As far as Japan is concerned, I now have a different kind of plan to establish myself there. But I have decided once and for all that I will never, never again, submit to the barbarous ordeal of the “job hunt”. This may, one day, mean death. But death,
that patient and respectful acquaintance of mine from times past, would be preferable to the alternative. For from the corruption of the employment paradigm can only come broken sanity and terrible vengeance upon the world.

Work – that which should be dignified, glorious, and self-affirming – has instead mutated into a twisted monstrosity, a modern institution of human sacrifice by which our souls are ripped from our bodies then both together thrown from the bloodsoaked Altar of Development, to stuff the slavering maws of conformity, submission, and private greed. Maws which lurk from a harrowing, monotonous parallel dimension, that insufferable non-concept, that "world of work".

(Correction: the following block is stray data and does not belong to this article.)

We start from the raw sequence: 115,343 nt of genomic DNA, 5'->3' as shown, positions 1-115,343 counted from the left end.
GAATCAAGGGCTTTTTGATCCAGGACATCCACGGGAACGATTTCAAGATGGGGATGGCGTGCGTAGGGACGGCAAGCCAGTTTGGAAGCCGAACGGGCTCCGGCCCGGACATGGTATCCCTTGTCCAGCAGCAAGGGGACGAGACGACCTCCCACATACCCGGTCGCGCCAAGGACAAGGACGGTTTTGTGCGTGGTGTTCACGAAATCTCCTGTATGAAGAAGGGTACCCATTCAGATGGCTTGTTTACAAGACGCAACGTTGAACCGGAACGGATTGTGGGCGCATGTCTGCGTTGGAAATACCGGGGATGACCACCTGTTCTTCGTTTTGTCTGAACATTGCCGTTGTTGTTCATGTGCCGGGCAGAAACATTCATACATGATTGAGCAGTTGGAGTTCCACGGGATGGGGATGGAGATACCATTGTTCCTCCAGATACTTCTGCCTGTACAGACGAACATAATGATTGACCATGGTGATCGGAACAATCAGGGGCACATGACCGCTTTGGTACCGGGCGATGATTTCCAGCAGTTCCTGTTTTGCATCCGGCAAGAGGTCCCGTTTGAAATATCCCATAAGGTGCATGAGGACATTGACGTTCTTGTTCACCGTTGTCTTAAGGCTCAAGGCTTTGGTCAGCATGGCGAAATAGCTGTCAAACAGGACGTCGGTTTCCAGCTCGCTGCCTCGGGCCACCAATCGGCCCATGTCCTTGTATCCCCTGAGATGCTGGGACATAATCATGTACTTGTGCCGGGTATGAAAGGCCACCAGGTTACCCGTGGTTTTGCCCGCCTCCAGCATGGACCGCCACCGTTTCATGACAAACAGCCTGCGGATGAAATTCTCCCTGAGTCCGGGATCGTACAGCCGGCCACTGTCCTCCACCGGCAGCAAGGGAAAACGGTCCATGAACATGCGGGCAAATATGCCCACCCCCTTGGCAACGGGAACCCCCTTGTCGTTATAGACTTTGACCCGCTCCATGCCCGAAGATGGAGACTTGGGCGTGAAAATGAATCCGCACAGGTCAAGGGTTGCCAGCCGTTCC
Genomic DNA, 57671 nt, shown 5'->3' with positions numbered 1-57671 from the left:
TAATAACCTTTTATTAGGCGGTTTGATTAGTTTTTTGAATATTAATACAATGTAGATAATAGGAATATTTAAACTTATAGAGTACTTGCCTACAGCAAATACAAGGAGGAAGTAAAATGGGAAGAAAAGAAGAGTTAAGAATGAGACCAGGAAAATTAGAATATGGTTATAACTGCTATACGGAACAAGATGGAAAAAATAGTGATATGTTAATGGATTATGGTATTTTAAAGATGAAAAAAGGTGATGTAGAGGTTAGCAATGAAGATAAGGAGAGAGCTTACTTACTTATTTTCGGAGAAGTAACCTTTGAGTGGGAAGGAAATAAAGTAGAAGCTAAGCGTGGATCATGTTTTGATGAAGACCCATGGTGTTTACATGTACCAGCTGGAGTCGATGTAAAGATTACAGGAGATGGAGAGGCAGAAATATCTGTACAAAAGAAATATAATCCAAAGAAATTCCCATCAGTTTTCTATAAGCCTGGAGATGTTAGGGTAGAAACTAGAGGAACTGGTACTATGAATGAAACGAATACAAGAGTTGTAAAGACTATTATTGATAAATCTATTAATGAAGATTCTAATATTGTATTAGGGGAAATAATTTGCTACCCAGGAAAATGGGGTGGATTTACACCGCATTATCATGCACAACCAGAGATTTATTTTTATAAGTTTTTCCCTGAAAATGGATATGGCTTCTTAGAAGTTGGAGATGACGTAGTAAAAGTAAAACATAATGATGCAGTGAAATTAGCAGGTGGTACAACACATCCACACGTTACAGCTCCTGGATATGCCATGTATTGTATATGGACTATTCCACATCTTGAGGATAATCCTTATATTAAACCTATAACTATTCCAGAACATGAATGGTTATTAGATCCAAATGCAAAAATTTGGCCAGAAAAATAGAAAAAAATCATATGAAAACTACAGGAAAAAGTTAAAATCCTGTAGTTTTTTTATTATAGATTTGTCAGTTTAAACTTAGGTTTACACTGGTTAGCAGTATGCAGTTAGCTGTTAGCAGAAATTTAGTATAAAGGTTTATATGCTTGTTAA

It could be a marvellous thing, this “work”. But instead we have made of it another infernal machine, a construct, inflicted upon the entire human race and now disguised as a law of our universe. One more Nothing we have raised to an Everything. And upon it, we have made of our world not a place of love and compassion, but one we are considered to enter as worthless, contemptible parasites, who do not matter, to whom is owed nothing – wherein we have to prove to our societies that we are worthy to have been born, on whatever smug and sordid terms it so chooses.

In spawning this nightmare we have violated our kind. And we must end it – we must take back our souls, our bodies, and the freedom and dignity of work – before this corrupted employment paradigm devours us all.

Consider, instead, a functioning world of human beings in the most elementary terms. Humans. People. In this world of abundance, where there is more than enough to meet the material and spiritual needs of everyone, while harming and excluding no-one. Where we value not only survival, but fulfilment. Where life is a good thing, not only because our material needs are met, but because of healthy relationships with each other, and with the living Earth. Where we are all diverse, but all have our humanity in common.